Massy Kuramoto, from Hiroshima, Japan, hits down the tenth fairway during the second round of the Champions Tour Jeld-Wen golf tournament in Sunriver, Ore., Friday, Aug. 15, 2008. (AP Photo/Don
AP Photo/Don Ryan
Thursday, May 21, 2015

FRENCH LICK, Ind. (AP) Massy Kuramoto's approach to the difficult Pete Dye Course at French Lick Resort was simple.

''If I'm going to hit straight and hit the fairway, I can play 2 over, 3 over. I tried to play 1 over front nine, 1 over back nine,'' he said, grinning, with both index fingers upraised.

Kuramoto did even better than that Thursday in the first round of the Senior PGA Championship.

He shot a 1-under 71 to take the lead.

Defending champion Colin Montgomerie, Billy Andrade, Barry Lane, Jean Francois Remesy and Bart Bryant were a shot back. Bernhard Langer, Tom Lehman and Scott Verplank were in the large group at 73 on a difficult day for golf.

The temperature was in the upper 40s for the early starters and it crept only to 60 as the sun finally broke through in late afternoon. Sweaters and rain jackets were the uniform of the day and scoring on the rugged Dye Course's twisting fairways and small greens did not come easily.

With 17 major champions and seven World Golf Hall of Fame members in the field of 156 players, only 30 shot 74 or better.

''We're old,'' said Andrade, an early starter. ''We're old guys. When it gets cold, maybe we don't hit it as far and as well. It's a survival test.''

Peter Jacobsen knew the feeling.

''It felt like a British Open,'' he said after scattering eight bogeys in an 80. ''It's cold. It starts to rain. There's nowhere to miss the ball on this course.''

Andrade and Montgomerie sat atop the leaderboard nearly all day and they were more than content. It was a day for precision and patience. Montgomerie compared it to the rigors of a U.S. Open.

''I'm very rarely happy with a round of golf - ever,'' Montgomerie said. ''I've shot level par today and I'm very happy leaving here.''

The 59-year-old Kuramoto won 30 times on the Japan Tour, the second-most in that tour's history. He tied for fourth in the 1982 British Open.

But he's now chairman of the PGA of Japan. He has no time for practice. He plays only on the side, something he does well enough to have won the Japan Senior Open and one other event while competing in 11 Japan Senior Tour events in 2014.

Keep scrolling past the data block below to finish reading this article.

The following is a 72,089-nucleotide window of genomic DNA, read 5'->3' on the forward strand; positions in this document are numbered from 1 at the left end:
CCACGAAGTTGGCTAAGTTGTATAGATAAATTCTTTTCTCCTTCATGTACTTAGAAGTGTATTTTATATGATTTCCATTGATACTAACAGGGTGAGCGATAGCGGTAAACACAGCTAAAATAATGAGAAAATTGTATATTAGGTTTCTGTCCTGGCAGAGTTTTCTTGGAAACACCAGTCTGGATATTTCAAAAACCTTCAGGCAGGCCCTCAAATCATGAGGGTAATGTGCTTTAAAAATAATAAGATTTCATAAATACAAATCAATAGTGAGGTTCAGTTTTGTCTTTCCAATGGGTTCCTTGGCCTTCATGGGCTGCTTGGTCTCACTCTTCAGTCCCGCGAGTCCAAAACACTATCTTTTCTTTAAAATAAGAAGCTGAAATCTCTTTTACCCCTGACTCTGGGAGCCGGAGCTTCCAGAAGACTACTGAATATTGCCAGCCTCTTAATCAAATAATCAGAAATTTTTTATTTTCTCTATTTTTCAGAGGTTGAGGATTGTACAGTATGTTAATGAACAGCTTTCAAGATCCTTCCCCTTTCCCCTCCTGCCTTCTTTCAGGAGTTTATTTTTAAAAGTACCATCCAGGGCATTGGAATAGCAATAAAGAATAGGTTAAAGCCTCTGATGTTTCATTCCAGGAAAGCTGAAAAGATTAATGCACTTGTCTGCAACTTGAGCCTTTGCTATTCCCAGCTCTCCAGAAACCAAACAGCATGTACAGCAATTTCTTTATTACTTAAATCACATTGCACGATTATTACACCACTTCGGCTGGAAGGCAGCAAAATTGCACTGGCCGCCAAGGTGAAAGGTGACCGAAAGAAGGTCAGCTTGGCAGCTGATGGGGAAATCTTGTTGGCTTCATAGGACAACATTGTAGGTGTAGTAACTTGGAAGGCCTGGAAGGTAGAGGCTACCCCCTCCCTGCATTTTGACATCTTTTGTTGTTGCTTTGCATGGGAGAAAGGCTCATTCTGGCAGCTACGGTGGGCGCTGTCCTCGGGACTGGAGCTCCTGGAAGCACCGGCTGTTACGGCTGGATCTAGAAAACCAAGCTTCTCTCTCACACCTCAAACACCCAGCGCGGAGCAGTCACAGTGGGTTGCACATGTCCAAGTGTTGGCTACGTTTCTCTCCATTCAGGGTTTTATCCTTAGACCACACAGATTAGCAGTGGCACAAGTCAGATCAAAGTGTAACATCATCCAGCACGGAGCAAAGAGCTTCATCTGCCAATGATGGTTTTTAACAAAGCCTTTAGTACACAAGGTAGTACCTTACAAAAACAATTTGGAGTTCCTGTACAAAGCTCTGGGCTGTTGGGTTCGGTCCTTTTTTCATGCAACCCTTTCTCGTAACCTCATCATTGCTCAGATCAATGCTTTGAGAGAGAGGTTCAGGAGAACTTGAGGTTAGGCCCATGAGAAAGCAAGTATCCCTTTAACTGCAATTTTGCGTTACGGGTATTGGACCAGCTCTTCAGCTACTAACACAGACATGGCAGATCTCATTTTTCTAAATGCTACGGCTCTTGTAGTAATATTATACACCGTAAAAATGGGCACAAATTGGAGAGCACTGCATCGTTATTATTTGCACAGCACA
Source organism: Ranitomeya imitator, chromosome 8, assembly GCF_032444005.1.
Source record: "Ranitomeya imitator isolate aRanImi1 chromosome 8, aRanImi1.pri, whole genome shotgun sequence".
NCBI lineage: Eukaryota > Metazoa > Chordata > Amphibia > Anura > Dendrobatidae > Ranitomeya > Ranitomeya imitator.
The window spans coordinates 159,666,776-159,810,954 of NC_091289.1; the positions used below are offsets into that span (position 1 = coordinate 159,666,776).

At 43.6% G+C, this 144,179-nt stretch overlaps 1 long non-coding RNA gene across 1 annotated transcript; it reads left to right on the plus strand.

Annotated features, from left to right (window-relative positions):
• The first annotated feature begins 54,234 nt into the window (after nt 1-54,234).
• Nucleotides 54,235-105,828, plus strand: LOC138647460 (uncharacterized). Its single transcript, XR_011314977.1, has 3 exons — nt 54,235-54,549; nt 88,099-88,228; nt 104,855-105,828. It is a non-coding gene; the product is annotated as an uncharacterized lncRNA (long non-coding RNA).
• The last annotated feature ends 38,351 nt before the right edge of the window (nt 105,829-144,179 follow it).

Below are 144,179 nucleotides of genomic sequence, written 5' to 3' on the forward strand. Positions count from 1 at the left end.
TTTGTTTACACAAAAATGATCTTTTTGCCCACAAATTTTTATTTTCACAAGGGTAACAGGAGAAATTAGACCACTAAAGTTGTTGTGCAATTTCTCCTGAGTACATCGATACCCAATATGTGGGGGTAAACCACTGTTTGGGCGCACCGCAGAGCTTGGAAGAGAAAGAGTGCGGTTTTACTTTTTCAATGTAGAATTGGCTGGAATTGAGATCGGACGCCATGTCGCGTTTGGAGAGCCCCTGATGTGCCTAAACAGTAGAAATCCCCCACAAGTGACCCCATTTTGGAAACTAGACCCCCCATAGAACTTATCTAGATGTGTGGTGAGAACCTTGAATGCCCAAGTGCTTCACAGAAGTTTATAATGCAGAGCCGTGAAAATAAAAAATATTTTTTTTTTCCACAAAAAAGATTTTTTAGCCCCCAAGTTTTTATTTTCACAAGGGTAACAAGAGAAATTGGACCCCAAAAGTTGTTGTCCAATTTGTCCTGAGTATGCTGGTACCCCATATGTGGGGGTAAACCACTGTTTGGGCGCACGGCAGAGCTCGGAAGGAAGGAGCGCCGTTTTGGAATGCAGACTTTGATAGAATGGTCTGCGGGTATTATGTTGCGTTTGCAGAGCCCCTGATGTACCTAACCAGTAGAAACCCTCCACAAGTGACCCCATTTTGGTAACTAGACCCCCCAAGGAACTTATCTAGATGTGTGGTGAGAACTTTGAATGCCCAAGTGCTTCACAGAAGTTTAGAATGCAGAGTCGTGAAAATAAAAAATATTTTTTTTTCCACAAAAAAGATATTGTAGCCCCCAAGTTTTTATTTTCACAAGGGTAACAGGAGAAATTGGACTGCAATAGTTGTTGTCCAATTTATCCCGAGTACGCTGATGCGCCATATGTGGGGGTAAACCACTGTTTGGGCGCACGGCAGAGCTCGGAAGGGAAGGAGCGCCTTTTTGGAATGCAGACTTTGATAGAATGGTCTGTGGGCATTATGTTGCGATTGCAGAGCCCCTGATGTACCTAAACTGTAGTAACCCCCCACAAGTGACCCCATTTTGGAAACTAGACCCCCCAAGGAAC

He hit eight of 11 fairways and 11 greens in regulation Thursday, but scrambled to save par six of seven opportunities. He countered two bogeys with three birdies.

Kuramoto said he hasn't played three consecutive days of golf since November.

''I don't have the confidence at all,'' Kuramoto said through an interpreter, wife Margie. ''So I don't think that I'm going to be able to keep the lead.''

Weather conditions are expected to ease. The predicted high is in the low 70s for Friday's second round, climbing toward the low 80s by Sunday.

The challenge will remain.

The Dye Course is situated on a tall hilltop with Hoosier National Forest falling away in all directions. Its fairways plunge and soar over sharp slopes and afford all manner of risky shots and awkward lies. Its small greens are difficult targets and a poorly placed shot can roll off and well away.

The Senior PGA Championship is coming off venues that over the past three years permitted the lowest scoring in tournament history. The field averaged 73.040 for four rounds at Harbor Shores in Benton Harbor, Michigan, in 2012. The number was 72.78 at Bellerive Country Club in St. Louis in 2013, and 73.018 back at Harbor Shores last year.

The field averaged 77.73 for the first round Thursday. There were 56 scores of 80 or higher.

Six players reached 2 under. None could hold on.

''Normally, I would be angry because I finished level par,'' said one of them, Remesy, a Frenchman in his second season as a senior. ''But I'm pleased to be here and pleased to be in contention.''

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